Whole-Wheat Nut Bread After Second Rising

I baked the loaves at 425 degrees for 10 minutes, and then reduced the heat and baked them at 350 degrees for an additional 20 minutes.

Whole-Wheat Nut Bread

Whole-Wheat Nut Bread is an amazingly light, fluffy bread with the occasional crunch of a toasted pine nut.  As far as flavor, although it is included in the “Sweetened Breads” section, I would not characterize it as such.  My strongest impression was of the salty, smokey flavor of the toasted pine nuts.  Overall, this was a nicely textured whole-wheat bread with a bit of a twist (and I didn’t miss the raisins one bit!)

Moravian Coffee Cake
January 12, 2012

by stacy
Published on: January 12, 2012
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“This is typical of the medium-sweet, yeasty coffee cakes that one finds in Pennsylvania and other parts of the country where Moravian groups have settled…I recommend it highly.”
-James Beard, Beard on Bread

After days of sandwiches, we finally polished off the Italian Holiday Bread and Pullman Loaf, and it was time to make more bread last night.  Since I’m trying to work my way through the rest of the sweet breads, and happened to have some instant mashed potatoes on hand, I settled on Moravian Coffee Cake.  (Also, I should get bonus points for correctly identifying Moravia as part of what is now the Czech Republic.  I do have moments when I feel like I could win some serious money on Cash Cab.)

Here are the ingredients:

Moravian Coffee Cake Ingredients

I attempted to mix the ingredients using an electric mixer, as instructed by the recipe.  However, my electric mixer is a little hand held model: great for mixing cake batter, but not very effective at mixing a thick bread dough.  I resorted to my favorite wooden spoon (yes, I do actually have a favorite spoon) to mix in most of the flour, and incorporated the rest during kneading.

After a first rising of about 45 minutes, I rolled the dough into rectangles to fit my 9 x 5 pans.  I sprinkled each loaf a mixture of brown sugar and cinnamon and then drizzled with melted butter.  The recipe calls for an entire stick of melted butter.  Since there was already one stick of butter in the bread dough, and I am not as avid a member of the butter fan club as James Beard, I only used half a stick of melted butter.  I think that a whole stick would have been overkill–most of the butter would have slid right off the dough anyway.

Moravian Coffee Cake After Second Rising

I let the loaves rise for another 45 minutes, and then popped them in the oven for 30 minutes at 350 degrees, after which the house smelled like a giant cinnamon roll.

Moravian Coffee Cake

In the interests of quality control, I sampled some Moravian Coffee Cake right out of the oven.  It is a very unique bread texturally, with a spongy, moist center and a crisp, struesel-like top crust.  The bread itself has just a hint of sweetness, with most of the flavor coming from the topping.  Beard includes a recipe for an icing to drizzle over the cake, but the top is so sweet already that I think the icing would be too much.

Moravian Coffee Cake

Note: Mike thought that this recipe would be better if the bread was sweetened with honey.  To me, the combination of honey, brown sugar, and cinnamon seems strange, but it might be an interesting experiment.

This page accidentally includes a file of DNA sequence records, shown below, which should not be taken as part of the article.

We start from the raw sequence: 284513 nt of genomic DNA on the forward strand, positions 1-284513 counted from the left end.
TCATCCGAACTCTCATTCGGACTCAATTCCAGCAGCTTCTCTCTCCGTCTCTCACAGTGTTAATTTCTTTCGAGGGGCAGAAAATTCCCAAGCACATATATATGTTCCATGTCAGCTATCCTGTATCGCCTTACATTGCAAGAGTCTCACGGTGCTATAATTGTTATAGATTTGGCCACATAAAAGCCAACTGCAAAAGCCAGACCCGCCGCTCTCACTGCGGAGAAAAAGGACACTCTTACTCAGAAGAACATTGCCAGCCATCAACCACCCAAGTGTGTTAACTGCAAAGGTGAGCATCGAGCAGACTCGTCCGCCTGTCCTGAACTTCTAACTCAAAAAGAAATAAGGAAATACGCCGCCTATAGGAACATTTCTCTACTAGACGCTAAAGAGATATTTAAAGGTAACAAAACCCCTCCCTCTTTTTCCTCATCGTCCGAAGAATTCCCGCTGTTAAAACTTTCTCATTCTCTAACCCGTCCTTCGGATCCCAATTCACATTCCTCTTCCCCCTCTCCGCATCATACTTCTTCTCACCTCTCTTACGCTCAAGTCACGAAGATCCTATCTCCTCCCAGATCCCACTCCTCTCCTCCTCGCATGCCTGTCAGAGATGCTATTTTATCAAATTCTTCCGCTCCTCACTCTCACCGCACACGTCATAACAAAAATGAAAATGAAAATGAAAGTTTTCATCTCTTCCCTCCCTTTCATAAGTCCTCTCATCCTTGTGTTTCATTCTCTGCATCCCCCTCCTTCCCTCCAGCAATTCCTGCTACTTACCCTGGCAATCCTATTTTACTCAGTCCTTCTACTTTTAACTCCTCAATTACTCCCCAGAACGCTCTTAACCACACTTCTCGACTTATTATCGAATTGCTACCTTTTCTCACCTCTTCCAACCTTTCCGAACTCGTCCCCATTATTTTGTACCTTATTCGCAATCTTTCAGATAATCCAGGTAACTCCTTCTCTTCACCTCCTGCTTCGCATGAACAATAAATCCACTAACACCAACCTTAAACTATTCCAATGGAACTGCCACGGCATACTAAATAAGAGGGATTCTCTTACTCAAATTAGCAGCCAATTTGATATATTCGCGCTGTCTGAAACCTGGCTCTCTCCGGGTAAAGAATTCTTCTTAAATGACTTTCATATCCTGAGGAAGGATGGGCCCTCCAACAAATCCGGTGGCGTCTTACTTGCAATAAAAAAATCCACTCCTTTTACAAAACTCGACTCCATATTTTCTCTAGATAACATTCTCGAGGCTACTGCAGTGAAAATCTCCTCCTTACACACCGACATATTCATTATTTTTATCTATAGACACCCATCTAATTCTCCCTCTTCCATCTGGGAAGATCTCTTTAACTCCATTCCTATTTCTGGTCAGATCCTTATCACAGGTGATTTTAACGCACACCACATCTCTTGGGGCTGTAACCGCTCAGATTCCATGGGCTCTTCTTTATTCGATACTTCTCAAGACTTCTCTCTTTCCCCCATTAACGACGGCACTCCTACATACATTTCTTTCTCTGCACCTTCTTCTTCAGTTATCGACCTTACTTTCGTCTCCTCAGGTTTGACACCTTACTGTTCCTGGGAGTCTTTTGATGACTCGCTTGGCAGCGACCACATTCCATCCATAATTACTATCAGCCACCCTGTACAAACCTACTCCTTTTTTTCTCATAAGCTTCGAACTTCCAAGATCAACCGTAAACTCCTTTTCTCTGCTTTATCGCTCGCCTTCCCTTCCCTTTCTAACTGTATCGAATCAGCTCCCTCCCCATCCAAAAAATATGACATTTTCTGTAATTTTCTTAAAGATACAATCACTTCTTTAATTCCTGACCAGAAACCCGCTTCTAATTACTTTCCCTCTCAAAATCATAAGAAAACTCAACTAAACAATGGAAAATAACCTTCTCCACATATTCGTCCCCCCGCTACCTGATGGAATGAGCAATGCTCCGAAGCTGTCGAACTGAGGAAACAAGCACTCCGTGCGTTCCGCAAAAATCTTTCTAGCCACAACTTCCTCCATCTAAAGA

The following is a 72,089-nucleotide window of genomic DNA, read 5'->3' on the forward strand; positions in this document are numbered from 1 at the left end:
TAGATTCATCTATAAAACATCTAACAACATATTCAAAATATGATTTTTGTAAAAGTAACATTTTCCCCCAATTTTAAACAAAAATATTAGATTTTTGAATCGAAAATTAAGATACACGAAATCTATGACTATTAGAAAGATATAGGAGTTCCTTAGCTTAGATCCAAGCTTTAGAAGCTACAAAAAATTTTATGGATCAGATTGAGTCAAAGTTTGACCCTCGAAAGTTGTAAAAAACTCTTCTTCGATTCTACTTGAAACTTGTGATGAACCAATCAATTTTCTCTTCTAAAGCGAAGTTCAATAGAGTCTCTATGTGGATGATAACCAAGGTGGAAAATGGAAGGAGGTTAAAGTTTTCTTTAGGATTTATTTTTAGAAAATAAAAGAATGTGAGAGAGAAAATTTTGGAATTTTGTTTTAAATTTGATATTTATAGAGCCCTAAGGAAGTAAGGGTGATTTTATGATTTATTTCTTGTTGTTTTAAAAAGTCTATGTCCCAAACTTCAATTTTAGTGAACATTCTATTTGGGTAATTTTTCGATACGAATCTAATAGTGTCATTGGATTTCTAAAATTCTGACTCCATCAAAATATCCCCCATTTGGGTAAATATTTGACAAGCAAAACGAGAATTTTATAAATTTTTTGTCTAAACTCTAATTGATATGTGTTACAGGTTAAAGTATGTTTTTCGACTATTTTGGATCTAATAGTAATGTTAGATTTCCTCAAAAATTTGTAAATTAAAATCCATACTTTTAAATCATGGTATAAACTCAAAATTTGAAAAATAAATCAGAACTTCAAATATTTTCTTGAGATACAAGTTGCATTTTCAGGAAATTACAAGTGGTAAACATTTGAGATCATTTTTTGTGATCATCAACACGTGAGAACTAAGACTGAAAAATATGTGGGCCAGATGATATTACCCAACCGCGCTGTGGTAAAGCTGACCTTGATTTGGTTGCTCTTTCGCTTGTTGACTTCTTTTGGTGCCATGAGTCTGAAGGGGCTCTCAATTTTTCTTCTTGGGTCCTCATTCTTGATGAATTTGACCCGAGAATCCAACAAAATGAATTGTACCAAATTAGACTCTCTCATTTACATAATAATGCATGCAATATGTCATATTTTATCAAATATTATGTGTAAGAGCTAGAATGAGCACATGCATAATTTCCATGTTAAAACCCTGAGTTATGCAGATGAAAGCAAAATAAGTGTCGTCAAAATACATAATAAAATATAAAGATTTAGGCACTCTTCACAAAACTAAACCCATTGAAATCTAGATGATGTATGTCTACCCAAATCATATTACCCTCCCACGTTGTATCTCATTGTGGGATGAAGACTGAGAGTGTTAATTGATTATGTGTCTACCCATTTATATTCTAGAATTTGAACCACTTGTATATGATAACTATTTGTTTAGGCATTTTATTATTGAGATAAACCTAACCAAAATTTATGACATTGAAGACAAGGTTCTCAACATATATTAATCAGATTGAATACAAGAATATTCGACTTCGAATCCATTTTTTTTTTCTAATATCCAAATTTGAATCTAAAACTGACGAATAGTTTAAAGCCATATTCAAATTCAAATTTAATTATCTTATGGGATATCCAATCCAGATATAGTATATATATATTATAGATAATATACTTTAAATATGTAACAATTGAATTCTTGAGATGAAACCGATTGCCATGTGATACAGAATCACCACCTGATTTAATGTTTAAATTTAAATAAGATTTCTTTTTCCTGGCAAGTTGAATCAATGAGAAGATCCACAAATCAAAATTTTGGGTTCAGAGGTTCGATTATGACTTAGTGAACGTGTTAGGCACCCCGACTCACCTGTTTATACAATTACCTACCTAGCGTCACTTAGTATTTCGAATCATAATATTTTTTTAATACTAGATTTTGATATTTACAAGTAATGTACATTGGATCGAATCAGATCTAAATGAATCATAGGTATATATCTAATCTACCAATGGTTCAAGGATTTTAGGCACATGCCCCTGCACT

Rich Sour-Cream Coffee Cake
November 19, 2011

by stacy
Published on: November 19, 2011
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“This is another coffee bread, baked in a tube pan, one that I have enjoyed all my life.  In fact, it is my favorite of all the sweet breads.”
-James Beard, Beard on Bread

I usually don’t mess with Beard’s recipes.  That seems to defeat the purpose of the project: why bake all the recipes from a cookbook if you’re going to change them?  I am guilty of leaving out raisins and the occasional exotic liqueur, but I mostly bake by the book.

Rich Sour-Cream Coffee Cake is an exception.  James Beard was a man who really, really loved butter, so when he calls something “rich” it means “obscenely decadent.”  Furthermore, the recipe as written yields two large coffee cakes and contains ingredients I know I hate, like currants and apricot jam.  So I decided to step outside the box and modify the recipe a bit.  Instead of my usual post, I’m posting my recipe variation.

Stacy’s Blueberry-Sour Cream Coffee Cake
A variation on “Rich Sour-Cream Coffee Cake” from Beard on Bread

Ingredients:

Rich Sour-Cream Coffee Cake Ingredients

For the dough:
2 packages active dry yeast
1/4 cup granulated sugar
1/4 cup warm water (110 degrees Fahrenheit)
1/2 teaspoon salt
1/4 cup cold skim milk
1/2 cup light sour cream
1 teaspoon freshly squeezed lemon juice
1/2 teaspoon vanilla extract
1 egg
1 1/2 sticks softened unsalted butter
2 1/2 cup all-purpose flour

For the filling:
1 tablespoon melted unsalted butter
1/8 cup granulated sugar mixed with 1/2 teaspoon cinnamon
1/8 cup finely chopped walnuts

For the glaze:
4 ounces blueberry jam

Instructions:
The night before, combine the yeast, 1/8 cup sugar, and water in a large bowl and allow to proof.  Stir in the remaining 1/8 cup sugar, salt, milk, sour cream, lemon juice, and vanilla; mix well.  Add the egg; mix well.  With a pastry blender or two knives, cut the butter into the flour in a separate large bowl.  Add the flour mixture to the yeast mixture; stir.  Turn dough onto a lightly floured surface and knead until smooth and elastic.  Shape dough into a ball, place in a tightly covered bowl, and refrigerate overnight.

The next morning, roll out the dough into a rectangle (it will be stiff and difficult to work with, but persist).  Brush the rectangle with butter and sprinkle with sugar and cinnamon; then sprinkle with walnuts.  Roll dough up from the wider end.  Form into a ring and place in a Bundt pan that has been buttered or sprayed with baking spray.  Join the ends together.  Let dough rise until puffy and doubled in bulk.  (To make your dough rise faster, preheat oven to “keep warm” setting.  Turn off oven and place dough in the oven to rise.  This is particularly helpful if you keep your house cool during the winter months).

Rich Sour-Cream Coffee Cake After Second Rising

Bake bread in a preheated 375 degree oven for 30 minutes or until brown and hollow sounding when rapped with knuckles.  Turn out of Bundt pan onto a large plate or cake stand.

Melt jam over medium-high heat in a small saucepan.  Drizzle jam over cake.  Serve warm and enjoy!

Rich Sour-Cream Coffee Cake

 

Monkey Bread
October 31, 2011

by stacy
Published on: October 31, 2011
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“This is a sensationally good and oddly textured sweet bread or coffee cake.”
-James Beard, Beard on Bread